The fabrication process begins with cleaning the wafer using a piranha-etch bath and oxygen reactive ion etching (RIE). The wafer is then spin-coated with a thin resist (Shipley, AZ 1813). A CrAu layer (200Å1000Å) is then e-beam evaporated to form the adhesion (which will be removed once the device is completed) and seed layers, respectively. A portion of the gold seed layer also serves as a cathode for the electroplating process. The Cr and Au deposited onto the Si wafer are subsequently lifted off. The first layer [Fig. 2a] is then electroplated using a sodium sulfite–based gold electroplating solution, TechniGold 25E (Technic, Inc., Cranston, Rhode Island, USA) for the bath makeup. The electrochemical deposition was performed in a bath maintained at 40°C and constantly agitated to promote even plating. The deposition was typically done with a current of 0.10.2mA and deposition rate of 3.54.5μmh were observed with the pH between 6.5 and 6.8. Following the electroplating of the bottom layer, a 15μm positive photoresist is spun (SPR 220-7) and used as the mold for electroplating [Fig. 2b]. The 15μm thickness is achieved in a single coating and repeated twice or three times to reached the desired 30 or 45μm channel height. The removal of the edge bead resulting from this thick photoresist is necessary in order to get good contact during exposure. After developing, each thick resist lithography step is followed by RIE oxygen plasma cleaning to remove photoresist traces from the exposed gold surfaces (with negligible etching of the resist mold).

The fabrication of the resist mold is followed by the 3045μm thick electroplated gold layer [Fig. 2c]. As the device gets thicker, the processing of the resist becomes more stringent. The absorption coefficient of SPR220-7 (Shipley) is high, and at the desired thickness range 3050μm , either the bottom region is underexposed or the top region is overexposed. For this layer, the double- or triple-coat process is optimized to achieve straight and near-vertical sidewall profiles. After each coat, soft baking is carried out at a lower temperature and longer period than the preceding coat. This ensures that the all coats harden and the solvent evaporates in all layers of resist. Following this lithography step, the channel structures are electroplated using the aforementioned plating process.

In many microchannel electroplating processes, the final enclosure of the channels is achieved by overgrowing or “mushrooming” the gold on top of the resist until channel walls meet9 or by fabricating the top and bottom pieces separately and spot welding them together. The mushrooming technique is simple and fast, but it results in plating an extra thick top layer of at least half the channel thickness. In addition, this technique limits the achievable design geometries preventing optimal performance of the device. In contrast, the bonding technique allows for control over device height and arbitrary device geometry. However, it is a very slow and expensive process to isolate, align, and weld each individual device, and can result in air bubbles often remaining trapped between layers, creating nonbonded spots, which create leakages in the final device.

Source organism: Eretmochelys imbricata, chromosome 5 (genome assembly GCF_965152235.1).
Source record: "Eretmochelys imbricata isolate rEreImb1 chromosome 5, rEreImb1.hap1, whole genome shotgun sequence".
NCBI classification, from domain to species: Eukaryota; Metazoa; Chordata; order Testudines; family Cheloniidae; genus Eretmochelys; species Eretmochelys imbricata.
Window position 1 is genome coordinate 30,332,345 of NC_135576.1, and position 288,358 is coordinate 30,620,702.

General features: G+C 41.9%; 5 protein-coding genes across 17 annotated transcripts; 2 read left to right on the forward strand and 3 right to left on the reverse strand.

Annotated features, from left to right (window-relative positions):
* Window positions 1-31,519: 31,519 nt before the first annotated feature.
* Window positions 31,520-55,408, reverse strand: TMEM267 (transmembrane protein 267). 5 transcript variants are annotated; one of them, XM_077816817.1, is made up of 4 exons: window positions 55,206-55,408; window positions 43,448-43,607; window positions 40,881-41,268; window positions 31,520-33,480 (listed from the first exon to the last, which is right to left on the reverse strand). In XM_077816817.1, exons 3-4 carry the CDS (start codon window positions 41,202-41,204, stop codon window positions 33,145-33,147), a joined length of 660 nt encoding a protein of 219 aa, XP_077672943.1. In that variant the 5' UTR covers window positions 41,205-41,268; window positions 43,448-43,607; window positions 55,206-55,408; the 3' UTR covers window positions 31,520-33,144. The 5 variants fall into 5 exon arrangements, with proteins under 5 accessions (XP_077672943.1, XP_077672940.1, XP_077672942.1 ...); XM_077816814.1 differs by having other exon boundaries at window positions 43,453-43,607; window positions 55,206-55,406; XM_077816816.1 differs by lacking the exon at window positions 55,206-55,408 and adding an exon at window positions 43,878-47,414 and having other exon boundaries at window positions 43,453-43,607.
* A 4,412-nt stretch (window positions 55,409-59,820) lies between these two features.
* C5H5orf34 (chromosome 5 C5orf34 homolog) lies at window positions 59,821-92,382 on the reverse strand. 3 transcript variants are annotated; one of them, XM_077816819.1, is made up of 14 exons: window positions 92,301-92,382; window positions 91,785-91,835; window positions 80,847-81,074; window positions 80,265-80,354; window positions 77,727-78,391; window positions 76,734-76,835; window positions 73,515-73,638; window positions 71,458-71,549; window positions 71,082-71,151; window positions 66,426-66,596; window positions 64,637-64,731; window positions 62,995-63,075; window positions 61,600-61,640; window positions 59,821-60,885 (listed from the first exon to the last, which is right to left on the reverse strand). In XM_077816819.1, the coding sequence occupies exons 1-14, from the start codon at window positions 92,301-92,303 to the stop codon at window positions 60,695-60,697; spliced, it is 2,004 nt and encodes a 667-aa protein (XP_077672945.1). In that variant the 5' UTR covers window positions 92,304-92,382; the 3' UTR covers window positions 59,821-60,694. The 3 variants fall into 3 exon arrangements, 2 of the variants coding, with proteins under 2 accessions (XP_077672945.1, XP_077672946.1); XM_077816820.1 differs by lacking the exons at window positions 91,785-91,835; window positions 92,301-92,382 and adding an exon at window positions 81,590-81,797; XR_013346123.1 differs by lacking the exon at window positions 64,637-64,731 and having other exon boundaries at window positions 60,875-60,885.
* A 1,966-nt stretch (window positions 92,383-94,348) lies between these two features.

In order to avoid these limitations, we developed a process to seal the channels using a thin gold seed layer deposited via evaporation prior to electroplating of the third structural layers [Fig. 2d]. This provides a more evenly distributed current path in the electroplating bath, yielding more control of the final thickness of the cover layer compared to overgrowing the channels until they seal, and eliminates the “mushroom” topography usually associated with using such techniques.

After the third layer (cover) fabrication, all the photoresist in the device is eliminated in an ultrasonic acetone bath with mild agitation for 12h , and the device is released from the handle wafer with a chrome etchant [Fig. 2e]. No visible photoresist residue or chrome was observed in the final device, although further inspection of the gold material (elemental analysis) is necessary.

To investigate the fabricated microchannels, the silicon wafer was diced across the channels. Figure 3 shows an image of the fabricated microchannel cross section with gold sealing. The aspect ratio depends solely on the thickness of the sacrificial material. As explained before, deeper channels will have more stringent process parameters, but the fabrication steps will remain the same. The release time of the device simply depends on the thickness of the chromium adhesion layer as well as the width of the device. However, this release process is several days long. Prior to the release, the mild ultrasonic agitation used to etch away the photoresist lasts 15min .

Fig. f3

Microchannels: (a) cross section of microchannels, and (b) scanning electron microscope image of layers 2 (channels) and 1 (base).




We have successfully demonstrated a cost-effective, biocompatible, microchannel fabrication technique capable of producing a variety of metal devices. The width, depth, and length can be precisely controlled by the combination of oxygen plasma ashing, standard photolithography, and electroplating. The fabrication method described here is scalable (i.e., several more layers could be added to the device). However, the lithography process step for each layer will be different and needs to be carefully investigated. The technique of applying a seed layer on top the channels prior to the sealing improves the roughness of the top layers, improves electroplating rates, and enables arbitrary design geometries. The proposed process is suitable for large volume production and is scalable.


The authors would like to acknowledge the partial support from SOlX, Inc., for this project.



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©(2008) Society of Photo-Optical Instrumentation Engineers (SPIE)
Alioune Diouf, Gregory Reimann, and Thomas G. Bifano "Fabrication of implantable microshunt using a novel channel sealing technique," Journal of Micro/Nanolithography, MEMS, and MOEMS 7(3), 030501 (1 July 2008).
Published: 1 July 2008